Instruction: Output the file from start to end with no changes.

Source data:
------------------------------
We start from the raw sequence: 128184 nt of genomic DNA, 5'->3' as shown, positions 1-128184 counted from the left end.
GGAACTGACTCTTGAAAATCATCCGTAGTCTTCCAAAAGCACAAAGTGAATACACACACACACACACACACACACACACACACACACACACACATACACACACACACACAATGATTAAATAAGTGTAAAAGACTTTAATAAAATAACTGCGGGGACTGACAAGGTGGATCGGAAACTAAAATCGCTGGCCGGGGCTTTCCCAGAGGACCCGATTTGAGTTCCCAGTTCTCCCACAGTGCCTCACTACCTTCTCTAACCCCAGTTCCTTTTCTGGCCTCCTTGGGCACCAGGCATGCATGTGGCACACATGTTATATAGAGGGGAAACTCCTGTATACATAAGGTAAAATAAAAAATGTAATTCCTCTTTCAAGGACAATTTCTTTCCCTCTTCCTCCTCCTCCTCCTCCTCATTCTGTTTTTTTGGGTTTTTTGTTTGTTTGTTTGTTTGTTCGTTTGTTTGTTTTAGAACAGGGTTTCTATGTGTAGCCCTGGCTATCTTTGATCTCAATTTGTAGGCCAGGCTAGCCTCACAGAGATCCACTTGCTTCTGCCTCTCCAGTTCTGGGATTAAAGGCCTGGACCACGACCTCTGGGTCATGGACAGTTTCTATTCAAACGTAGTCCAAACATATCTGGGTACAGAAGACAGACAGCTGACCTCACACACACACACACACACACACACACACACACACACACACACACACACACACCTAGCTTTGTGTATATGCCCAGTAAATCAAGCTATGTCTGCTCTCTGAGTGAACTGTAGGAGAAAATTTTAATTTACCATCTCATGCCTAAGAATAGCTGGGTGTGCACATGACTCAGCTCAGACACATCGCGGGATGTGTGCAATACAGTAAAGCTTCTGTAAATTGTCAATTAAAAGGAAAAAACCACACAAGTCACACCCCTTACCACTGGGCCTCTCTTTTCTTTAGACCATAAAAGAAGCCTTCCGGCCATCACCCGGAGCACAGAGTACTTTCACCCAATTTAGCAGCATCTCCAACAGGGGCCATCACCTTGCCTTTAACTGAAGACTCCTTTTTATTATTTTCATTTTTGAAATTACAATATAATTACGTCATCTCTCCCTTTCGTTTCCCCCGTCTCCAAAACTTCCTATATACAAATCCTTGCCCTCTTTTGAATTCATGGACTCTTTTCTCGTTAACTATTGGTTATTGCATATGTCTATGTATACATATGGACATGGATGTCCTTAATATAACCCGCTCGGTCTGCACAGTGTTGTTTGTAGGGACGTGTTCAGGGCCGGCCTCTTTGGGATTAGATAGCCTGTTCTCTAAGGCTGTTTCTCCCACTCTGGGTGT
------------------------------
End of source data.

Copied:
We start from the raw sequence: 128184 nt of genomic DNA, 5'->3' as shown, positions 1-128184 counted from the left end.
GGAACTGACTCTTGAAAATCATCCGTAGTCTTCCAAAAGCACAAAGTGAATACACACACACACACACACACACACACACACACACACACACACATACACACACACACACAATGATTAAATAAGTGTAAAAGACTTTAATAAAATAACTGCGGGGACTGACAAGGTGGATCGGAAACTAAAATCGCTGGCCGGGGCTTTCCCAGAGGACCCGATTTGAGTTCCCAGTTCTCCCACAGTGCCTCACTACCTTCTCTAACCCCAGTTCCTTTTCTGGCCTCCTTGGGCACCAGGCATGCATGTGGCACACATGTTATATAGAGGGGAAACTCCTGTATACATAAGGTAAAATAAAAAATGTAATTCCTCTTTCAAGGACAATTTCTTTCCCTCTTCCTCCTCCTCCTCCTCCTCATTCTGTTTTTTTGGGTTTTTTGTTTGTTTGTTTGTTTGTTCGTTTGTTTGTTTTAGAACAGGGTTTCTATGTGTAGCCCTGGCTATCTTTGATCTCAATTTGTAGGCCAGGCTAGCCTCACAGAGATCCACTTGCTTCTGCCTCTCCAGTTCTGGGATTAAAGGCCTGGACCACGACCTCTGGGTCATGGACAGTTTCTATTCAAACGTAGTCCAAACATATCTGGGTACAGAAGACAGACAGCTGACCTCACACACACACACACACACACACACACACACACACACACACACACACACACACCTAGCTTTGTGTATATGCCCAGTAAATCAAGCTATGTCTGCTCTCTGAGTGAACTGTAGGAGAAAATTTTAATTTACCATCTCATGCCTAAGAATAGCTGGGTGTGCACATGACTCAGCTCAGACACATCGCGGGATGTGTGCAATACAGTAAAGCTTCTGTAAATTGTCAATTAAAAGGAAAAAACCACACAAGTCACACCCCTTACCACTGGGCCTCTCTTTTCTTTAGACCATAAAAGAAGCCTTCCGGCCATCACCCGGAGCACAGAGTACTTTCACCCAATTTAGCAGCATCTCCAACAGGGGCCATCACCTTGCCTTTAACTGAAGACTCCTTTTTATTATTTTCATTTTTGAAATTACAATATAATTACGTCATCTCTCCCTTTCGTTTCCCCCGTCTCCAAAACTTCCTATATACAAATCCTTGCCCTCTTTTGAATTCATGGACTCTTTTCTCGTTAACTATTGGTTATTGCATATGTCTATGTATACATATGGACATGGATGTCCTTAATATAACCCGCTCGGTCTGCACAGTGTTGTTTGTAGGGACGTGTTCAGGGCCGGCCTCTTTGGGATTAGATAGCCTGTTCTCTAAGGCTGTTTCTCCCACTCTGGGTGT